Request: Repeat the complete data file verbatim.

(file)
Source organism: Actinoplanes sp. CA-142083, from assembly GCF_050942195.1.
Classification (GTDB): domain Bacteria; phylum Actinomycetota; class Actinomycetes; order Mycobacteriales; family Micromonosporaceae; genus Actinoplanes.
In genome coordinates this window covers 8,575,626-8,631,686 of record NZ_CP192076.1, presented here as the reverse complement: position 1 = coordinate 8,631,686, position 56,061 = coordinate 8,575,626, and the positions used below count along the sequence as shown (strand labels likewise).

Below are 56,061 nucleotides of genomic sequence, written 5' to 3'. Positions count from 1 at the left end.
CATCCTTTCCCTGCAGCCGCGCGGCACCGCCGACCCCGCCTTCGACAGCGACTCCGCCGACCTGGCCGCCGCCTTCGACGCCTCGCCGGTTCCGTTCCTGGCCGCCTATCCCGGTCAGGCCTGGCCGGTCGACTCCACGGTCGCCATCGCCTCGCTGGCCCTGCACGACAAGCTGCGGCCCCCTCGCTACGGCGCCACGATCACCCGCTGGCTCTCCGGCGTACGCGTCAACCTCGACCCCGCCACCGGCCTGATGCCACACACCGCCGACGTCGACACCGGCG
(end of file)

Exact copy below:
Source organism: Actinoplanes sp. CA-142083, from assembly GCF_050942195.1.
Classification (GTDB): domain Bacteria; phylum Actinomycetota; class Actinomycetes; order Mycobacteriales; family Micromonosporaceae; genus Actinoplanes.
In genome coordinates this window covers 8,575,626-8,631,686 of record NZ_CP192076.1, presented here as the reverse complement: position 1 = coordinate 8,631,686, position 56,061 = coordinate 8,575,626, and the positions used below count along the sequence as shown (strand labels likewise).

Below are 56,061 nucleotides of genomic sequence, written 5' to 3'. Positions count from 1 at the left end.
CATCCTTTCCCTGCAGCCGCGCGGCACCGCCGACCCCGCCTTCGACAGCGACTCCGCCGACCTGGCCGCCGCCTTCGACGCCTCGCCGGTTCCGTTCCTGGCCGCCTATCCCGGTCAGGCCTGGCCGGTCGACTCCACGGTCGCCATCGCCTCGCTGGCCCTGCACGACAAGCTGCGGCCCCCTCGCTACGGCGCCACGATCACCCGCTGGCTCTCCGGCGTACGCGTCAACCTCGACCCCGCCACCGGCCTGATGCCACACACCGCCGACGTCGACACCGGCG